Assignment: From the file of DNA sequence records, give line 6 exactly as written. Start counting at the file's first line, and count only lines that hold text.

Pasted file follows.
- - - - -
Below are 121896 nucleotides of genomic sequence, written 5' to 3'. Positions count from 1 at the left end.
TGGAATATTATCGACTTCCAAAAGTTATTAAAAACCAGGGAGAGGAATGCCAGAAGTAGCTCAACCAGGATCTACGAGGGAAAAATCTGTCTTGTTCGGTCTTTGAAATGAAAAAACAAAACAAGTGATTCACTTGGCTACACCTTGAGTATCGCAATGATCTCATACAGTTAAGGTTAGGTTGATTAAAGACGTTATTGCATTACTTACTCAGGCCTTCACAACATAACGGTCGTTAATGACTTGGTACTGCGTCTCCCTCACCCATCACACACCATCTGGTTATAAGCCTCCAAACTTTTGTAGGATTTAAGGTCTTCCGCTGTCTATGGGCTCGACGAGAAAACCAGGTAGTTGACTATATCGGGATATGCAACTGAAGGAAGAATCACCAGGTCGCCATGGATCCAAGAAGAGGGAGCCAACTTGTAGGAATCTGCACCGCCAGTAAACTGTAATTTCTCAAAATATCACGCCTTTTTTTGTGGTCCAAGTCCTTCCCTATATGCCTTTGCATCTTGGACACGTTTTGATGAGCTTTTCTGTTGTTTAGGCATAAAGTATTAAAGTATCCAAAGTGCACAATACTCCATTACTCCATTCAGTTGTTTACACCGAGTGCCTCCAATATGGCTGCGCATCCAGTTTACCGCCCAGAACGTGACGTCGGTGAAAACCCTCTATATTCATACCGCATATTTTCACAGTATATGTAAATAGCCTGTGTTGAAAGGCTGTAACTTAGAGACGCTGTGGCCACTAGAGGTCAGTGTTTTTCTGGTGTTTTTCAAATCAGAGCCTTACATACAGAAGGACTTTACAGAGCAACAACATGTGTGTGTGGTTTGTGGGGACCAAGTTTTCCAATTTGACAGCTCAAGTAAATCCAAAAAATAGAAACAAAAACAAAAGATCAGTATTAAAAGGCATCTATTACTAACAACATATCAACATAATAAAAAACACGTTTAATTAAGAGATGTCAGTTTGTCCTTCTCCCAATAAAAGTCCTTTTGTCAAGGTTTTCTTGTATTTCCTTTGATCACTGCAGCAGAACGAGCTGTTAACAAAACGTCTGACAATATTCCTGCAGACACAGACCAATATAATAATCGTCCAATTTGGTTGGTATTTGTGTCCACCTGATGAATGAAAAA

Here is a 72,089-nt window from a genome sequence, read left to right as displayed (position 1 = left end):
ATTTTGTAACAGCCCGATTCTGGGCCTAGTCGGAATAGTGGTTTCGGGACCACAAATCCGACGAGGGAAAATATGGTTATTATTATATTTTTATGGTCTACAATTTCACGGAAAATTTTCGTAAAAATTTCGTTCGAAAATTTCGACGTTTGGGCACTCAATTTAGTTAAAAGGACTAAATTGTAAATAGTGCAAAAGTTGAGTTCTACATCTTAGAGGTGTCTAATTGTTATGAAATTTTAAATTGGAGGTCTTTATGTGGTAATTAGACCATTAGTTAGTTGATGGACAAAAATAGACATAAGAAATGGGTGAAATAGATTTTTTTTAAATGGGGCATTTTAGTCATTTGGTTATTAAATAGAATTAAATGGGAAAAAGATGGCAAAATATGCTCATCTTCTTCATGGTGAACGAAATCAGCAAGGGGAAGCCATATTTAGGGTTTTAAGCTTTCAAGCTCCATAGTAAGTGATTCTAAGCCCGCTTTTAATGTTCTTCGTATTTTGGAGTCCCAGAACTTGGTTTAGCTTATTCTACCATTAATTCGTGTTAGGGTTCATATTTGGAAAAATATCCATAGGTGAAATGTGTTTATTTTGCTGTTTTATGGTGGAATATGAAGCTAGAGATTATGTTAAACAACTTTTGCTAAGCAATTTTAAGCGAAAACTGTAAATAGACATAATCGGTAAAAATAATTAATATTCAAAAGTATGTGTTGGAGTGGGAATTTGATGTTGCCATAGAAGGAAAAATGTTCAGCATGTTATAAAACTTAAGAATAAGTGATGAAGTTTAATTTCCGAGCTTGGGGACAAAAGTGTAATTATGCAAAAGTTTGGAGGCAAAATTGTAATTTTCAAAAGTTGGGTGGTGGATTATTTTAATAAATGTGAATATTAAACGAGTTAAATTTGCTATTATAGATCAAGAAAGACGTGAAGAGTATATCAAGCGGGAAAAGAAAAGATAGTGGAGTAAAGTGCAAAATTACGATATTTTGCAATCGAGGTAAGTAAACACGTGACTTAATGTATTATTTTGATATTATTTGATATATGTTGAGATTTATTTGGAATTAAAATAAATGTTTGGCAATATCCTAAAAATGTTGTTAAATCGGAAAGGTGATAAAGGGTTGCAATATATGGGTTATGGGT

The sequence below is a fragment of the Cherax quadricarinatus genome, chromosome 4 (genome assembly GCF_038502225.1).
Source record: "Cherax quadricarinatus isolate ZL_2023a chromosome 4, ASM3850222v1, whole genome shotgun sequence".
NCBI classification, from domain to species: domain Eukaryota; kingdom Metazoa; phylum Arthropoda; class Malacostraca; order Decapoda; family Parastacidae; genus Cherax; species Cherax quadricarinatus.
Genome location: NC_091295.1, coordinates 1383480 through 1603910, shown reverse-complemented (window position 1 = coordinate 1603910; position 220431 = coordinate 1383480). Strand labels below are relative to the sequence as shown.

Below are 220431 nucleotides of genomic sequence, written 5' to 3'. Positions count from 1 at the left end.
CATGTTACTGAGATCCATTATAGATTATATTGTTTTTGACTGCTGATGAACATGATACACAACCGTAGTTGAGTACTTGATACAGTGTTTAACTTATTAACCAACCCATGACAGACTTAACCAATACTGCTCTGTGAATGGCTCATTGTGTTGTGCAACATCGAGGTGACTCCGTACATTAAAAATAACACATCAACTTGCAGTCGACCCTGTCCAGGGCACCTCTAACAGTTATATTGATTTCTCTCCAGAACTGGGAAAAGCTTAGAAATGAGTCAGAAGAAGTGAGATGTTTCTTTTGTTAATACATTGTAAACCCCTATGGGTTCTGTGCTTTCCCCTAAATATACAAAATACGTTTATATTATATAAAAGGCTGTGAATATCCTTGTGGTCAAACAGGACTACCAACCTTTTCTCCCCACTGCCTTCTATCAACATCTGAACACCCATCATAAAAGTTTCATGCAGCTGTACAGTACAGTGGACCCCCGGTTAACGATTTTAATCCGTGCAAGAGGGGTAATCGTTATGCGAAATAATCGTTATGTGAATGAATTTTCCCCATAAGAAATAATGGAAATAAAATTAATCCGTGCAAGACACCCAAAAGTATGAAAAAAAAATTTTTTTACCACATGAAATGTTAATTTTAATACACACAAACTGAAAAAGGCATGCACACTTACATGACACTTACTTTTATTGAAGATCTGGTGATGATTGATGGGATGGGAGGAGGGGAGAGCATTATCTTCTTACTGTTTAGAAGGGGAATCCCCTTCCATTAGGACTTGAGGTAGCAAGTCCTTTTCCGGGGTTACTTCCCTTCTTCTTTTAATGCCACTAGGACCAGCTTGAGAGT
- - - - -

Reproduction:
Source record: "Cherax quadricarinatus isolate ZL_2023a chromosome 4, ASM3850222v1, whole genome shotgun sequence".